…violated the Equal Protection Clause and that its treatment of foreign breweries violated both the Equal Protection Clause and the Commerce Clause. The TABC never gave any reason why Texas should be able to prohibit craft brewers from selling beer to customers on-site, while allowing wineries to do so, or why Texas should be able to favor foreign wineries over foreign breweries, and Judge Sparks did not speculate on why that might be. But the legal standards are different and more demanding for challenges brought under the Equal Protection Clause than the First Amendment, and we were unable to persuade Judge Sparks to strike down these discriminatory laws. We were encouraged, however, by Judge Sparks’s observation that “The State of Texas is lucky the burden of proof was on [the Plaintiffs] for many of its claims, or else the Alcoholic Beverage Code might have fared even worse than it has.”
A huge step forward for not only Jester King, but all breweries in the State Of Texas. Jester King will continue to push more “freeing” legislation during the 2013 session.
Jester King Craft Brewery (Austin, TX) has filed suit against the Texas Alcoholic Beverage Commission (TABC). The lawsuit states the the TABC code violates their 1st & 14 Constitutional Amendments. I tried to simplify what is going down in Te-has…
1st Amendment: Free Speech
14th Amendment: For this issue: Equal Protection Clause.
Jester King is legally NOT allowed to tell the beer drinking public where the beer is sold. Essentially, you can’t ask the brewery where they can get a bottle of _______. In more legal-ease code crap, have you ever seen beer labels in Texas, or special beer labels FOR Texas? They have to say things like – malt liquor (under 4% ABW) , or Ale (Over 5% ABW).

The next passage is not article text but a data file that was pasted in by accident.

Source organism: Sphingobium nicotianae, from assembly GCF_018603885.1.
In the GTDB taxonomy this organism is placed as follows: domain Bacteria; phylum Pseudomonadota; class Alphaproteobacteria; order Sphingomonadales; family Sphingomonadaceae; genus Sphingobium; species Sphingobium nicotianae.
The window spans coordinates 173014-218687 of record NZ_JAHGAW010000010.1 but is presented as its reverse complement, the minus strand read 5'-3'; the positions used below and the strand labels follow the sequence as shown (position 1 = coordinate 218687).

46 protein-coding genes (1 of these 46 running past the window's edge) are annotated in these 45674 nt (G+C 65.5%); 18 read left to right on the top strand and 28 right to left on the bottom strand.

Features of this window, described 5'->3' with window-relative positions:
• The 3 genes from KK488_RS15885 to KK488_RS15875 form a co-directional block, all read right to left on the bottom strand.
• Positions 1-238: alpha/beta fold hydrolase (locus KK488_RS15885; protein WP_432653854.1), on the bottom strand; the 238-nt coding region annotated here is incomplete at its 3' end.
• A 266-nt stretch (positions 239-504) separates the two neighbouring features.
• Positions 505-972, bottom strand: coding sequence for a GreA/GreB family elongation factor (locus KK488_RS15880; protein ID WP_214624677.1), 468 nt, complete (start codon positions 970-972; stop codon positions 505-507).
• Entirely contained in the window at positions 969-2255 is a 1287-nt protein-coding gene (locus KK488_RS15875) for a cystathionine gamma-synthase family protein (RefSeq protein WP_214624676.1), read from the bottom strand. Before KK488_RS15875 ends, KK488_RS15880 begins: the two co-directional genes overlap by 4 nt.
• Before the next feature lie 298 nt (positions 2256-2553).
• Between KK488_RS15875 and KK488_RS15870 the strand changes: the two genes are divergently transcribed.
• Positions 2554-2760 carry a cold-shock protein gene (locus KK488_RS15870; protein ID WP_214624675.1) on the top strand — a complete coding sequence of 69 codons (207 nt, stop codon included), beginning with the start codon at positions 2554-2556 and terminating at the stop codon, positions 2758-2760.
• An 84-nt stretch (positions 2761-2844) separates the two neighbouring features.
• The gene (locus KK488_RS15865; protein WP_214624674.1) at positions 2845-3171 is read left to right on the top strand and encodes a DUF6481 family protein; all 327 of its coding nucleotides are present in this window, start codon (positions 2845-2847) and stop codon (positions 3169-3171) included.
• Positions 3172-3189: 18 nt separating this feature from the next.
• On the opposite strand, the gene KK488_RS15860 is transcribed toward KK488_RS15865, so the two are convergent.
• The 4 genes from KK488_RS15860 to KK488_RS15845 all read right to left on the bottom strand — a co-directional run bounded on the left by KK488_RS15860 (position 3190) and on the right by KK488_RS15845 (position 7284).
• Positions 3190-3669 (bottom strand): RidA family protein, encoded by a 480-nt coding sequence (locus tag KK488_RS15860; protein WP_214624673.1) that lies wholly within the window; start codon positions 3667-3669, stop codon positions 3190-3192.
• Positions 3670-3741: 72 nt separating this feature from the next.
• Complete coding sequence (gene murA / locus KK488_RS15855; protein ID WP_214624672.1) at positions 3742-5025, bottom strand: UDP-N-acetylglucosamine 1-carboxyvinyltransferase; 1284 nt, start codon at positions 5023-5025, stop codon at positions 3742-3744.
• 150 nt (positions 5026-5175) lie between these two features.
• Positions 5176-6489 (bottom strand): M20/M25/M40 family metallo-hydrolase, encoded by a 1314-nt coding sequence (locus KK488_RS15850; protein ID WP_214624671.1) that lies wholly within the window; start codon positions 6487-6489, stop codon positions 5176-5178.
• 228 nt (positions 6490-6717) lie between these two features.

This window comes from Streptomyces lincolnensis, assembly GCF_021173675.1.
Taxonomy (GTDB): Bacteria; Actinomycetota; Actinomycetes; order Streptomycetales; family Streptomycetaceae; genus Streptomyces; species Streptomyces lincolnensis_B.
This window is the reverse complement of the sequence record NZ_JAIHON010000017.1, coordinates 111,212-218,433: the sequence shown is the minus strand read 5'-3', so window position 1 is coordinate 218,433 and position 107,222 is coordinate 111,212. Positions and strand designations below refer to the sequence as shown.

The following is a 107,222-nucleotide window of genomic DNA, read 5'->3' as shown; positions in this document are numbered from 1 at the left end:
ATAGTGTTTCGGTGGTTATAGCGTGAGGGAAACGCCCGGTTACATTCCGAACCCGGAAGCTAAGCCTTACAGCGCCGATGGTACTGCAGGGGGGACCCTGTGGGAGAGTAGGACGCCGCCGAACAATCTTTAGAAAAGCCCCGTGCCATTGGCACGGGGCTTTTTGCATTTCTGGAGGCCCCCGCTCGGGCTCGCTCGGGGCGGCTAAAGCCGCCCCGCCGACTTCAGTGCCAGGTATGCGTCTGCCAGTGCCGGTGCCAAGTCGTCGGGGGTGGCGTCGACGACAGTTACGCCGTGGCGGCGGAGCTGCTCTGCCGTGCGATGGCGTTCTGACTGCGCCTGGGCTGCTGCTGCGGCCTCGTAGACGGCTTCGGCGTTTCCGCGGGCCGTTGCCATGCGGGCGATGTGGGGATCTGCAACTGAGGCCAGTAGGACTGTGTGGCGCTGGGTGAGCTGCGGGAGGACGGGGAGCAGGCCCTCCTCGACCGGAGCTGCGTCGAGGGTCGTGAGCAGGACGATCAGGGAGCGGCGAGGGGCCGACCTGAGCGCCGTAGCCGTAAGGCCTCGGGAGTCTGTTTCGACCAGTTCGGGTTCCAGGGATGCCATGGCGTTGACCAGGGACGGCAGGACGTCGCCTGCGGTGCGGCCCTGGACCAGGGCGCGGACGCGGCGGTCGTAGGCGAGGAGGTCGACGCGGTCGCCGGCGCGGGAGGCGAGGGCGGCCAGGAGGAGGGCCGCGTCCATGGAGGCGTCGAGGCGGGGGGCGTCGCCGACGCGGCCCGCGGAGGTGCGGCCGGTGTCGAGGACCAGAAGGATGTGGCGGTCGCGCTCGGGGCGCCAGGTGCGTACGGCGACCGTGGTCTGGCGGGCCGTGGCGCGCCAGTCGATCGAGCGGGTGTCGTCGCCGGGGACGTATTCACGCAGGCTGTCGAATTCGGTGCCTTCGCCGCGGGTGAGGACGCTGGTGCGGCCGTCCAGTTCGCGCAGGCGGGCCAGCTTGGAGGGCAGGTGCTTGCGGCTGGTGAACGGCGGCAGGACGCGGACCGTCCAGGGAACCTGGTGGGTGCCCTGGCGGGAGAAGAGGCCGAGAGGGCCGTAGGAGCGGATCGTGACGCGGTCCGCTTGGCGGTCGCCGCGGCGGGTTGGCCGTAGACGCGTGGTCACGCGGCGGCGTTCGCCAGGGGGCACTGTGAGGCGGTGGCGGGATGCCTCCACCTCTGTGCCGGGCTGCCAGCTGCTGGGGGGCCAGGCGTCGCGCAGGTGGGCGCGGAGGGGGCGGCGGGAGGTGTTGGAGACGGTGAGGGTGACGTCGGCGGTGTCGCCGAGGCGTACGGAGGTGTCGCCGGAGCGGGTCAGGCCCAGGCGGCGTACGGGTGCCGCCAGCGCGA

This results in nonsensical and somewhat comical situations where we have to call pale ale at or below 4% ABW “pale beer” and lager that is over 4% ABW “ale”. The State has arrogantly and autocratically cast aside centuries of rich brewing tradition by taking it upon itself to redefine terms that reference flavor and production method as a simple shorthand for alcoholic strength.
Furthermore, terminology like – “Strong” or “low alcohol.” I.E. No Belgian Strong Ale, American Strong Ale etc. ILLEGAL!
We are not allowed to put the alcoholic content on anything the State considers advertising, which includes our website and social media. We are simply seeking to exercise free and truthful speech about the beer we make and strongly believe that the State has no interest in keeping you from knowing the type of beer we make, how strong it is, or where it is sold.
Jester King believes their 14th Amendment rights have been violated because they are unable to sell beer at the brewery, only retailers. They maintain they should be able to sell directly to the public. Brewpubs in Texas find themselves at the other end of the issue.
We are suing because the State has no rational interest in maintaining special restrictions aimed at limiting the sale of beer.
Any brewery not based in Texas must obtain a special license to sell in the state. Wineries are distilleries do not have to do this. This makes it harder and financially cumbersome to small craft brewers. Basically, not fair across the board.
We have chosen to pursue these matters in federal court after witnessing the lack of progress that has resulted from previous attempts to address the inequities of the TABC Code legislatively. During the last legislative session, there were bills aimed at giving breweries and brewpubs similar rights to Texas wineries, but these bills never even made it out of committee.
Fight the power. [PressRelease]